As Americans, we should have the utmost respect for the justices who serve on the U.S. Supreme Court.
So, respectfully, there are too many unanswered questions lingering for the top court in the land not to hear an appeal of former Gov. Don Siegelman’s bribery conviction.
Several of those questions were raised right here in DeKalb County, and it was enough a few years ago for the House Judiciary Committee to step in and ask them.
Democrats in 2007 began reviewing Siegelman's 2006 corruption conviction as part of a broader investigation into allegations of political meddling at the Justice Department by the Bush administration.
The effort gained momentum after Republican lawyer Jill Simpson, of Rainsville, who had volunteered for Siegelman’s re-election opponent – former Republican Gov. Bob Riley – said she overheard conversations suggesting that former White House adviser Karl Rove was talking with Justice Department officials about Siegelman's prosecution.
“I think it is a great decision,” Simpson told the Times-Journal in 2008. “I think the House Judiciary Committee should hear from Don Siegelman. He’s a political prisoner, and it’s a step in the right direction. Everyone involved in this is happy.”
On Monday, Siegelman said through his attorney he was disappointed with the Supreme Court’s decision not to hear an appeal.
Siegelman was elected governor in 1998 and served one term before narrowly losing re-election to Riley in 2002, as reports of corruption investigations clouded Siegelman’s administration.
Siegelman was indicted in 2004 on charges of conspiring to rig bids on state Medicaid contracts. Prosecutors dropped the case, however, after a judge ruled there was insufficient evidence to support key charges.
Siegelman was indicted again a year later in a separate bribery and corruption case.
In June 2006, he was convicted on six bribery-related and one obstruction of justice charge. He began serving a sentence of more than seven years last June.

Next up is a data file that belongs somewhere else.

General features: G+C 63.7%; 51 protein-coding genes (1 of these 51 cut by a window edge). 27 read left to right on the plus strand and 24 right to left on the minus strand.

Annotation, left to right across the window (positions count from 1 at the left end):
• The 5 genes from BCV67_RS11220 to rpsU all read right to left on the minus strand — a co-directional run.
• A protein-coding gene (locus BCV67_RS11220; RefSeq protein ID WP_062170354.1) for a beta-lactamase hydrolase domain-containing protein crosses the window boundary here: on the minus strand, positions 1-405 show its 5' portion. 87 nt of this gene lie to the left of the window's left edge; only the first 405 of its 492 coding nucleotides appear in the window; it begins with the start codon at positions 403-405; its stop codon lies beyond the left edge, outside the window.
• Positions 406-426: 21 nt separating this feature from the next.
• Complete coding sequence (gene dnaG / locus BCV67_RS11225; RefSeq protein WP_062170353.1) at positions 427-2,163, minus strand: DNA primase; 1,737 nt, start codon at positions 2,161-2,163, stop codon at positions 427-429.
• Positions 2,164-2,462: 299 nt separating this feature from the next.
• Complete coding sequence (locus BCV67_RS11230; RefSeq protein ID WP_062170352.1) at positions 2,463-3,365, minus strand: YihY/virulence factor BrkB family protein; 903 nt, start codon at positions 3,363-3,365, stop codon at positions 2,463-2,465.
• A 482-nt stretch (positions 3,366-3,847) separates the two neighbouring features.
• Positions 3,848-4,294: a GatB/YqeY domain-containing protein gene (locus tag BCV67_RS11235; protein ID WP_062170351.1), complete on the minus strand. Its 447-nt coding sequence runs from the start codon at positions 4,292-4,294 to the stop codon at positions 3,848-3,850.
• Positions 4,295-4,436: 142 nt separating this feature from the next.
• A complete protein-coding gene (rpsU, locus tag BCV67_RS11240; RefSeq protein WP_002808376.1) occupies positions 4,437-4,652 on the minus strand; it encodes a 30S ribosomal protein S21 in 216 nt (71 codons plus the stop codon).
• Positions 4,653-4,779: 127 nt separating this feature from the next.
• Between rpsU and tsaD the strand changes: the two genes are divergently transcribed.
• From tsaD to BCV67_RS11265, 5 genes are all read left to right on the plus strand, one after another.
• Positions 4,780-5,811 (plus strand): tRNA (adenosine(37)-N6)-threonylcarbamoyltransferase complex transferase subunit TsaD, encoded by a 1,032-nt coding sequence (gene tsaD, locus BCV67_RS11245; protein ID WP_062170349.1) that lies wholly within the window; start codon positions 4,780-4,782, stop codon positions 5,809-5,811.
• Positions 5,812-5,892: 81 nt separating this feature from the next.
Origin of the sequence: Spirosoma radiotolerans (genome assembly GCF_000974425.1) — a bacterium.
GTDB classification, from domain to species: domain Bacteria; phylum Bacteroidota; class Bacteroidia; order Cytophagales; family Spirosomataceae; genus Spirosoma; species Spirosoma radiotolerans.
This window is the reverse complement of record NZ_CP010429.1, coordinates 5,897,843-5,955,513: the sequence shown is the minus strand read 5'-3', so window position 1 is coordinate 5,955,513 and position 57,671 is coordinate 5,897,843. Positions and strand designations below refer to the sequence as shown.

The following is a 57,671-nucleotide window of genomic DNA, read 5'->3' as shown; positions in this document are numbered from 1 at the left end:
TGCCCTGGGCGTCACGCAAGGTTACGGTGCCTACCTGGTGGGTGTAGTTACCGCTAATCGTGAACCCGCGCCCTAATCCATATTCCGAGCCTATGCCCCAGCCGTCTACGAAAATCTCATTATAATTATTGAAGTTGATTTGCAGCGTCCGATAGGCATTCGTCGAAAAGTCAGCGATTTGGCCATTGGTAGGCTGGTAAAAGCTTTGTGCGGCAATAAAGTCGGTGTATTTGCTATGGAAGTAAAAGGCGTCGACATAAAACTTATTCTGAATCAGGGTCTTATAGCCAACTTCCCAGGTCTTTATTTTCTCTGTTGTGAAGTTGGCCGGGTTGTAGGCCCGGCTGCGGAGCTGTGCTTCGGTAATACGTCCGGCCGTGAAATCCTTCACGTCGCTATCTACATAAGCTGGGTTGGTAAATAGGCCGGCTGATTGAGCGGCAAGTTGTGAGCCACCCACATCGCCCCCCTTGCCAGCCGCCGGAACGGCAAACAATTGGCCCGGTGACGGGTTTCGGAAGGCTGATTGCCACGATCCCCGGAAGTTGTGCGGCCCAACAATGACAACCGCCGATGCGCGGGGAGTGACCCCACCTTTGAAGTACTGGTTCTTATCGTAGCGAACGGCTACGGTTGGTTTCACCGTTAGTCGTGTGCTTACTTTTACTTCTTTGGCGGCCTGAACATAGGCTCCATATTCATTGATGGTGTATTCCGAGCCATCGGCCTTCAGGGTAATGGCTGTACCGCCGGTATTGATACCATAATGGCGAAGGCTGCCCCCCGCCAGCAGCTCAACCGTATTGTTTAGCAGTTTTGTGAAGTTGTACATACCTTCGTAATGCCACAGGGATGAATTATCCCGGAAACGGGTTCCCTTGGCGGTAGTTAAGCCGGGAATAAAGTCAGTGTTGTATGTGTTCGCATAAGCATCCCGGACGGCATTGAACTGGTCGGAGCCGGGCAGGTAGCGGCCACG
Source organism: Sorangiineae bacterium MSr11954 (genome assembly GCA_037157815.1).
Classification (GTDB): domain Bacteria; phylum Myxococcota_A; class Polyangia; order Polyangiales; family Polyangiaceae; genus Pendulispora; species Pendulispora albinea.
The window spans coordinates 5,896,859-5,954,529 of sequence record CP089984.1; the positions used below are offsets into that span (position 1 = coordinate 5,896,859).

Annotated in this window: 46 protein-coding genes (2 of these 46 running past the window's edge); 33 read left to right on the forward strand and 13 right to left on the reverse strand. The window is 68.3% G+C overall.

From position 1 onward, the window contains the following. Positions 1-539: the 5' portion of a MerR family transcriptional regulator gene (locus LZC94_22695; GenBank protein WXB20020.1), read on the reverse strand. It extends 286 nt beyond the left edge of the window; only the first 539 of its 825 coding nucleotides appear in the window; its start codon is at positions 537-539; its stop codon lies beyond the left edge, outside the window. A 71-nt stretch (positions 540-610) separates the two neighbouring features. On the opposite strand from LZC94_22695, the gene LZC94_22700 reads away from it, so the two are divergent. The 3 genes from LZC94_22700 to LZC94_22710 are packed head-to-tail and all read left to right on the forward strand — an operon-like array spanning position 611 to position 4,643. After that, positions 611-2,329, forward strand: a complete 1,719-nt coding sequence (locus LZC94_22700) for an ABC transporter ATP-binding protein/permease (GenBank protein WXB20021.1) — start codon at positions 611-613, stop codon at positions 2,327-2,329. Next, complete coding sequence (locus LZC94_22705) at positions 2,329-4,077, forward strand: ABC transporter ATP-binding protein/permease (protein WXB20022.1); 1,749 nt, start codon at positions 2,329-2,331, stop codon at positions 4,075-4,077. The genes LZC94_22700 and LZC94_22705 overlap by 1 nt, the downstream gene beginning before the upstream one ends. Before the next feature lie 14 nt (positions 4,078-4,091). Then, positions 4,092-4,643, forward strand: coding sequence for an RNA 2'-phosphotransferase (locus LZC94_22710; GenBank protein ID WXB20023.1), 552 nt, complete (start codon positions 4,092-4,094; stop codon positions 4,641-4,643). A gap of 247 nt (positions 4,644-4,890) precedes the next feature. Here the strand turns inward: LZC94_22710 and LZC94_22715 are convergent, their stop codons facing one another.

Siegelman was accused of appointing then-HealthSouth CEO Richard Scrushy to an important hospital regulatory board in exchange for Scrushy arranging $500,000 in disguised contributions to Siegelman’s campaign for a statewide lottery. Siegelman was also convicted of a separate obstruction of justice charge concerning $9,200 he received from former lobbyist Lanny Young to help with the purchase of a motorcycle.
The case, now apparently over, will go back to a federal court in Montgomery, where U.S. District Judge Mark Fuller has ordered a new sentencing hearing for Siegelman. He’s currently free on bond after serving nine months of his original sentence of more than seven years.
But it shouldn’t be over. After being dragged out for the past six years, we deserve some answers. Simpson’s testimony should be considered. This case deserves resolutions.
At the very least, Siegelman’s new sentence should be time served. The guy’s been through quite enough for arguably something he didn’t do.
Disagree with me? Let’s argue it out and see what happens. At this point, what would it hurt?
But to do nothing is, respectfully, the ultimate injustice.
Managing Editor Jared Felkins’ column appears Wednesdays. His email address is firstname.lastname@example.org. Twitter: